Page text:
proportion perfect

a delightful blast from the not-so-far past from Jeff Kennedy and the much missed Drawing Flies 52 project.
i’m not the nostalgic type but Jeff’s and Jason Borger‘s fly and fish art collaboration where very special. their art is still out there, easily viewable for anyone willing to do a little research. i guess its the “what’ll they come with next week ?” i miss most.

proportionally perfect - Jeff Kennedy

a Wind Knot in the making

by Takashi Kuwahara

always fun, inspiring yet somewhat whimsical at least at first viewing, Takashi’s drawings are also often food for thought.

outside of being a delightful drawing, today’s image shows us a caster that has multiple problems, the least being that he’ll most likely end up with knot(s) in his leader and a messy presentation because there’s slack from the line hand all the way to the fly but more importantly because this is a serious safety issue, his casting plane is still on his right shoulder even though there’s a hard wind blowing onto it. this is one of the best ways to wear a hook.
hopefully it’s a barbless hook and this guy will work on the Five Essentials of Fly Casting in the near future…

wind-knot in the making - Kuwahara

Caenis insights

or enlarged views of the ‘angler’s curse‘.
just that common name alone should get our attention even if it sounds a bit masochistic fishing-wise, even for those of us who love a challenge !

“When the important hatches of Tricorythodes were first discovered by anglers, Caenis was given the credit. We now know that the Caenis mayflies are a different group, smaller and less common in trout streams, and they hatch in the evening instead of the morning.

They very rarely elicit selective feeding, but when they do they’re very tough to match because they’re often much smaller than size 28. This difficulty has earned them the nickname “Angler’s Curse.”

simple enough to say, even if these early observers didn’t have a watch or map… what comes out in the end in practical terms for us fly anglers is these thingies are very-very small and their proportions are completely off from the larger mayfly species as they have stout bodies, specially the thorax and long tails and antennae and the wings tend to sit out on the sides ‘spent-like’ instead of the usual top: basically the trigger points we’ll want to recreate when tying these flies.

here’s some reference vintage plates of our beautiful little friends to use while we’re at the tying bench. enjoy !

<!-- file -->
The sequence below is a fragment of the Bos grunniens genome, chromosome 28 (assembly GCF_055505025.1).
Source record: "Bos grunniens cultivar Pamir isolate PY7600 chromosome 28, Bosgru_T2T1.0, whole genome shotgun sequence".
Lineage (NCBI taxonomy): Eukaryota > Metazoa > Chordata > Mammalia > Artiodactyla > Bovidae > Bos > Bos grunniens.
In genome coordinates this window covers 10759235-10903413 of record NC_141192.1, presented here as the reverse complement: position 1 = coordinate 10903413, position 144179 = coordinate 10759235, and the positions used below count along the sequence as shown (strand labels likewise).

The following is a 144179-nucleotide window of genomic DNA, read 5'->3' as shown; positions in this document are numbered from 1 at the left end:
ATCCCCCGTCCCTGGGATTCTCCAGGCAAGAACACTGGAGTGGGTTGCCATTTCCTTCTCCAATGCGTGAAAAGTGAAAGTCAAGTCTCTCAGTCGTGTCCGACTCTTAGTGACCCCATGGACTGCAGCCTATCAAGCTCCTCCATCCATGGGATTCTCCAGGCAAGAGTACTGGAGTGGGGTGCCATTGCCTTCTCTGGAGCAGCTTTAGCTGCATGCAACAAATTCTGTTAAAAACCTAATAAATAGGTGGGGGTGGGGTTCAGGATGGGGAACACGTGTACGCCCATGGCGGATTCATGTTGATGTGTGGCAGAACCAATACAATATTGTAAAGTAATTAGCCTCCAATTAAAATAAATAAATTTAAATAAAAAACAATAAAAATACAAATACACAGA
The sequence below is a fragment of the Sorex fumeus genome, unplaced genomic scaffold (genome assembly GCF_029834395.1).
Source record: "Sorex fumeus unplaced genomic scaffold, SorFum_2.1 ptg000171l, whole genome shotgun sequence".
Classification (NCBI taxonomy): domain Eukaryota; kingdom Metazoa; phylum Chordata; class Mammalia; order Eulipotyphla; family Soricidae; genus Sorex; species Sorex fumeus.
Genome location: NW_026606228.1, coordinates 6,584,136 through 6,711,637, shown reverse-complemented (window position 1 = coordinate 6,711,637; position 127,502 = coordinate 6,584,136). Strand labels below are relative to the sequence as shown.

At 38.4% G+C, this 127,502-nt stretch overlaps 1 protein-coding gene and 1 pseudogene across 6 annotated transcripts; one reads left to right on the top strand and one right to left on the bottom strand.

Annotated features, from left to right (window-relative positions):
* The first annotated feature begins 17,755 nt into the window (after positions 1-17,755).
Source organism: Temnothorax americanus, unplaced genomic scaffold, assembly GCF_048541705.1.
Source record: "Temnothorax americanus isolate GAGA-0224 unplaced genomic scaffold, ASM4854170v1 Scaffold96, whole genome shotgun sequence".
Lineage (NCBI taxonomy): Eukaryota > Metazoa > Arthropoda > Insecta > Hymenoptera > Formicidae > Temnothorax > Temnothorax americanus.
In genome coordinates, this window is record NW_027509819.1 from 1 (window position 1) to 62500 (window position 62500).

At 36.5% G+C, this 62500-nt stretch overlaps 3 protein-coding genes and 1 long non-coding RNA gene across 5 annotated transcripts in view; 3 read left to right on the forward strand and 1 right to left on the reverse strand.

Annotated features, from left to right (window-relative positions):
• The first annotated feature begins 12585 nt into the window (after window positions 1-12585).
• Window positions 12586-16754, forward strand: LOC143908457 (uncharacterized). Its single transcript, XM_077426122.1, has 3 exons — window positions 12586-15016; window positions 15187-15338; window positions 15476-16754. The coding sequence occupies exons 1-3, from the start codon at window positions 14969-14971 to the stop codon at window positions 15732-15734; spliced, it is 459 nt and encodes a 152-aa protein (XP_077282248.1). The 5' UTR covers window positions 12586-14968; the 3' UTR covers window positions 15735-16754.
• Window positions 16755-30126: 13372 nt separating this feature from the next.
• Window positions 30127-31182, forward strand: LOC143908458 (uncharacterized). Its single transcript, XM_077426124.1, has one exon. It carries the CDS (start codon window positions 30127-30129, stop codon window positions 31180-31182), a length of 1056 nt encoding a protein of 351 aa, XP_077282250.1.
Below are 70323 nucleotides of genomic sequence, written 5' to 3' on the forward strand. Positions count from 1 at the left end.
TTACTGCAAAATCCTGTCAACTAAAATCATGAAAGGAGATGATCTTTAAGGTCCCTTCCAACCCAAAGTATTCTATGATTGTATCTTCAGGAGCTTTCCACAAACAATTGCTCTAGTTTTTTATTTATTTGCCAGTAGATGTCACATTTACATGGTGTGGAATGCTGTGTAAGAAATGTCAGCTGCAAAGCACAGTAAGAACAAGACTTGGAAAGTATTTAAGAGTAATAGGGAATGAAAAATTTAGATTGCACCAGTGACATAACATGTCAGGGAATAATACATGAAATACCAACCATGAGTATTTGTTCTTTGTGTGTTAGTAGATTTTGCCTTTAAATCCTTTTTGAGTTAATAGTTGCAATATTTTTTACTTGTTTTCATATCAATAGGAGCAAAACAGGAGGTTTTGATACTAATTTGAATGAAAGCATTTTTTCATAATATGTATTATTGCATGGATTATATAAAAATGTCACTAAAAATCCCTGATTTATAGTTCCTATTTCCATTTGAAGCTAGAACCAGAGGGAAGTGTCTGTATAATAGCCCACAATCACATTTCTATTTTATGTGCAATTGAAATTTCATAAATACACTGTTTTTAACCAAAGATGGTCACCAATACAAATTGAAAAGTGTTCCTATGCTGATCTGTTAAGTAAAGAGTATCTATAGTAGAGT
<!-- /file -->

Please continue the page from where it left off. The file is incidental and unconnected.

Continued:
caenis_luctuosa_by_guiguiblitz-d5zfqamcaenis 2caenis 3and just because its so cool to see details millions of times bigger than life size,
caenis parts

angler’s curse quote via TroutNut.com
vintage plates via Google Images

drying off

by Takashi Kuwahara

false casting drawingreminds me of something my fishing mentor repeated several hundred times when i was a kid:
“You may think you’re fishin’ but that fly aint fishin’ if it aint in the water”

which also leads to this tip: if you need to dry off a fly by false casting, do this away from the fish to keep the flying line, its reflections and shadows away from their view. off the shoulder, side casting, whatever it takes, there’s almost always space somewhere around you to do this. when you feel the job is done switch back to the original casting plane and present. bingo !

‘Somebody left this behind…

another lovely drawing from Takashi Kuwahara that brings a thought:

when returning a captured fish we give it the chance to grow, reproduce and then we all get to capture it and it’s offspring again and continue the cycle.
when we loose a fly to a tree we’re giving another angler the opportunity to try it out and hopefully find success with our dearly departed, continuing the fly’s life cycle…

'somebody left this behind

Takashi Kuwahara

nothing i could say could do justice to these wonderful drawings so i’ll stick to one word: enjoy !

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Takashi obviously knows a thing or two about fly casting. respect.

Takashi fly castingfor more of his gorgeous work click HERE

Jason’s catching up

as a lot of us casting geeks know, Jason Borger‘s been working on his  soon to be out (and looooong-awaited !) ‘Single-Handed Fly Casting – A Modular Approach’ book so we’ll half-pardon him for not keeping up with Jeff Kennedy and their Drawing Fish and Flies 52 weekly challenge but once again, the wait was worth it !
here’s a Popsicle splash
50dff52-popsicle-121512-large
and here a Royal Wulff 49dff52-rwulff-120812
one for every flavor, both gorgeous.
enjoy !

The little, inexpressive eye is the only opening through this crust.

by Fumitaka Kudo

” When fish fossils found on mountains were believed to be

evidence for the Biblical Flood, Leonardo da Vinci proposed that

they were actually remains of organisms that had lived before

mountains were raised. A theory very close to that of modern paleontology.

During the last three months at HSF, Fumitaka Kudo drew a series of small and large scale

works on paper with the painstakingly technique of Leonardo’s drawings.

But his studies are visualizing with scientific precision large, impossible creatures, which could have

only swum in the depths of Flood’s waters. The intricate web of signs that compose the fish’s epidermis

is the product of a repetitive gesture and constitute a diagram of manual fatigue.

The little, inexpressive eye is the only opening through this crust. “